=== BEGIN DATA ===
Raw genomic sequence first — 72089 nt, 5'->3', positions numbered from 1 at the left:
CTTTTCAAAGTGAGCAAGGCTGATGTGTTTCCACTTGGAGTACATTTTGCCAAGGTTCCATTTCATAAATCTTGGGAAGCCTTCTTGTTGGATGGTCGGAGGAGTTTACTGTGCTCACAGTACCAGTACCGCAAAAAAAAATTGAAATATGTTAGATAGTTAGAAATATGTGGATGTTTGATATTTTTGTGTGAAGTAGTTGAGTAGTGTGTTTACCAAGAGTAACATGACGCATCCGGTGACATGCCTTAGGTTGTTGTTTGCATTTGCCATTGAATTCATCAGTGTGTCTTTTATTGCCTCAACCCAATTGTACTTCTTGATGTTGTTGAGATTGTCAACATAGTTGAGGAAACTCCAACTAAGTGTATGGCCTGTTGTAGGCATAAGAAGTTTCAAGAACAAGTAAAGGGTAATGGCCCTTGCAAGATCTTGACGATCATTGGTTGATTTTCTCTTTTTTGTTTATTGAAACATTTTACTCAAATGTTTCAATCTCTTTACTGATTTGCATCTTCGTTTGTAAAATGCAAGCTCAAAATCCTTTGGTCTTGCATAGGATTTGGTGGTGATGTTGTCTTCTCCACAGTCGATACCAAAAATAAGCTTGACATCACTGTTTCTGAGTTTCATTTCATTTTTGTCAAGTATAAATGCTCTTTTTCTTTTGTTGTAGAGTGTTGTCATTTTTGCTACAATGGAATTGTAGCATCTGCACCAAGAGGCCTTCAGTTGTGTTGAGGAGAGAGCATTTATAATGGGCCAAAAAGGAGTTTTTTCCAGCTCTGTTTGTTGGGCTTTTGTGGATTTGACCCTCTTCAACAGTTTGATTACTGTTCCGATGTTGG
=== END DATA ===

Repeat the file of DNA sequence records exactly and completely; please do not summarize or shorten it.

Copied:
Raw genomic sequence first — 72089 nt, 5'->3', positions numbered from 1 at the left:
CTTTTCAAAGTGAGCAAGGCTGATGTGTTTCCACTTGGAGTACATTTTGCCAAGGTTCCATTTCATAAATCTTGGGAAGCCTTCTTGTTGGATGGTCGGAGGAGTTTACTGTGCTCACAGTACCAGTACCGCAAAAAAAAATTGAAATATGTTAGATAGTTAGAAATATGTGGATGTTTGATATTTTTGTGTGAAGTAGTTGAGTAGTGTGTTTACCAAGAGTAACATGACGCATCCGGTGACATGCCTTAGGTTGTTGTTTGCATTTGCCATTGAATTCATCAGTGTGTCTTTTATTGCCTCAACCCAATTGTACTTCTTGATGTTGTTGAGATTGTCAACATAGTTGAGGAAACTCCAACTAAGTGTATGGCCTGTTGTAGGCATAAGAAGTTTCAAGAACAAGTAAAGGGTAATGGCCCTTGCAAGATCTTGACGATCATTGGTTGATTTTCTCTTTTTTGTTTATTGAAACATTTTACTCAAATGTTTCAATCTCTTTACTGATTTGCATCTTCGTTTGTAAAATGCAAGCTCAAAATCCTTTGGTCTTGCATAGGATTTGGTGGTGATGTTGTCTTCTCCACAGTCGATACCAAAAATAAGCTTGACATCACTGTTTCTGAGTTTCATTTCATTTTTGTCAAGTATAAATGCTCTTTTTCTTTTGTTGTAGAGTGTTGTCATTTTTGCTACAATGGAATTGTAGCATCTGCACCAAGAGGCCTTCAGTTGTGTTGAGGAGAGAGCATTTATAATGGGCCAAAAAGGAGTTTTTTCCAGCTCTGTTTGTTGGGCTTTTGTGGATTTGACCCTCTTCAACAGTTTGATTACTGTTCCGATGTTGG